Book Recommendation: Amazing Life of Science, Leadership Through Two Wars, and Education Reform
To steal a line from football, here at MTwallets it’s about more than just, “X’s and O’s”. By that I mean more than just fascinating engineering and science problems to share and solve. Reading is a passion here too. History and biography in particular, but also good fiction.
I’ve been wanting to grab from my past-read list and post recommendations for a good read. I wondered what to pick first. Instead, I recently purchased this book at a local bookstore in Stillwater MN (Valley Bookseller). It’s a perfect first foray into reading recommendations here on MTwallets!
James Bryant Conant was a Chemist from Boston who attended Harvard. As a young, expert chemist he became central to efforts to advance poison gasses for use in WWI as the belligerents raced with this new force in war.
Throughout the 1920s as a Harvard Professor he was a major contributor to Organic Chemistry in an era of advancement in American Science. Into the early 20th century Europe dominated science. Conant was a major force in American chemistry during these early decades of the century.
In 1933 he was a young, historically unlikely choice for President of Harvard. He enacted merit-based reforms and turned Harvard from an elitist, provincial New England college into a magnet for the brightest across the nation. His drive was for excellence, not for pedigree. He became a public voice during the 1930’s. the Harvard Presidency was his platform.
As a public figure with sought after opinions and responsibilities, Conant navigated the Great Depression and its impact on Harvard and the nation in general. In the late 1930’s he walked a line between isolationists who preferred placating fascists over intervention, and others who wanted to immediately fight what did rise: absolute evil in Germany and elsewhere. Campuses were centers of this divide into 1940.
By 1940 he was a war hawk who hit the radio to persuade the public on the absolute necessity to aid Britain and defeat Germany. National and international leaders sought his support for their views and welcomed his activism. He was able to speak out with force before many politicians were, including F.D.R. National leaders needed to wait for the public and congress to come along.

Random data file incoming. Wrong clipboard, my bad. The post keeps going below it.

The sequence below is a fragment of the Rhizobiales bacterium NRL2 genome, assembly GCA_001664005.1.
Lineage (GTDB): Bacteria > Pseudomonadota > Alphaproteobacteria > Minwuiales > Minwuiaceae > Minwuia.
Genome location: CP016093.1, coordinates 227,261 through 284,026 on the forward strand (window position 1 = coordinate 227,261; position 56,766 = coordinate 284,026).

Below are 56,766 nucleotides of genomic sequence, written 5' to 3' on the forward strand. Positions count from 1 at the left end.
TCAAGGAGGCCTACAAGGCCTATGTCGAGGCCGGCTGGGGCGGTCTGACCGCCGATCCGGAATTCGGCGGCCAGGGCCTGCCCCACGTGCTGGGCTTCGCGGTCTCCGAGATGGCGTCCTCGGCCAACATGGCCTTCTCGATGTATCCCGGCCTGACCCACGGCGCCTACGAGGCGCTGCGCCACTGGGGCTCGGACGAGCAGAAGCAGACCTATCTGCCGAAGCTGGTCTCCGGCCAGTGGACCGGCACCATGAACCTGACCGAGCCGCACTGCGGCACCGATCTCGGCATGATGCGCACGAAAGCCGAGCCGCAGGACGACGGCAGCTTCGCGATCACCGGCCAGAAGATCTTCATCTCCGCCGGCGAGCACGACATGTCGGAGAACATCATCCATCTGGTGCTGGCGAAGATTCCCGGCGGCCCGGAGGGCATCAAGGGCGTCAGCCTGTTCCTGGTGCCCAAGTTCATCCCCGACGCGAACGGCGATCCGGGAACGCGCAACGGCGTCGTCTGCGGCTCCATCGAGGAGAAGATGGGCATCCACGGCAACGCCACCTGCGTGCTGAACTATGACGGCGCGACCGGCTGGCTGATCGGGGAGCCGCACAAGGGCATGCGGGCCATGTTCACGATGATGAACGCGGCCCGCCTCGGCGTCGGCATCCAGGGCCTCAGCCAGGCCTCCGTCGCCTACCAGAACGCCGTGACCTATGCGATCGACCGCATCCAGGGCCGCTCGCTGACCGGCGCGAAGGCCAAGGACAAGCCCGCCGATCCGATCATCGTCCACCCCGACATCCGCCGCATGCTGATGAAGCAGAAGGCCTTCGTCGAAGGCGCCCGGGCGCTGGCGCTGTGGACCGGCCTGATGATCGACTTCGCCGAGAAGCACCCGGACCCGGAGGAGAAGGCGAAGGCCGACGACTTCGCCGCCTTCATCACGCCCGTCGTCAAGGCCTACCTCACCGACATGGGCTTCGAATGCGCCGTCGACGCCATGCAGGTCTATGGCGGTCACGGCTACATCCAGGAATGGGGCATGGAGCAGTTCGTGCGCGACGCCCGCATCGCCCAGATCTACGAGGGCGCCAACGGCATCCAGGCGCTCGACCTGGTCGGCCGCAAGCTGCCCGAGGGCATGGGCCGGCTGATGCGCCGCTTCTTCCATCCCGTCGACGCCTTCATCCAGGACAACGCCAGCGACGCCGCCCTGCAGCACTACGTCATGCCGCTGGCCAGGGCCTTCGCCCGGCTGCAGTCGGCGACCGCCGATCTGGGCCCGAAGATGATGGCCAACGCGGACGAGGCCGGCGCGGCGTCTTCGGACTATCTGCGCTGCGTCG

From there Conant became the leader of the Manhattan Project: Openheimer’s boss and Vannevar Bush’s right hand. Conant’s military partner was General Leslie Groves. Bush, Conant, and Groves were the executive staff of the huge industrial undertaking. They are the men who needed to commit to multiple enrichment methods, Plutonium reactors, and two fundamentally different bomb designs as a hedge against failure and delay. The multi-billion dollar commitment was theirs to fail at!
After WWII Conant was active but ultimately frustrated with nuclear diplomacy that failed to prevent the, “nuclear arms race” he feared. His fears became realized as we know. In the early 50’s he became the last High Commissioner of Germany under Eisenhower. After formal creation of West Germany he served as Ambassador to the new nation.
His last major accomplishment was a vast study of American High School education and work towards reforms. He wrote many books on this subject.
The arch of Conant’s life through major world events and his direct responsibility within so many of them is unbelievable. This biography, penned by his accomplished author granddaughter, is fascinating for what we learn about him, the institutions, government officials, and all the significant history he passed through. It wasn’t, “history” for him! He was central to so many interesting events and efforts!
On a personal level, his in-laws were plagued by mental disease, likely genetic predisposition to bipolar depression. It plagued at least one of his sons. Reading the biography one faces the likelihood that his unbelievable efforts away from home made an already bad family predisposition worse. These are hard but important facts to weigh when we celebrate great achievement of historical significance. The arch of a life we celebrate can soar over many sorrows.
I can’t remember a biography I have read about one person that weaves-through so many interesting topics and times. I strongly encourage you to read this book!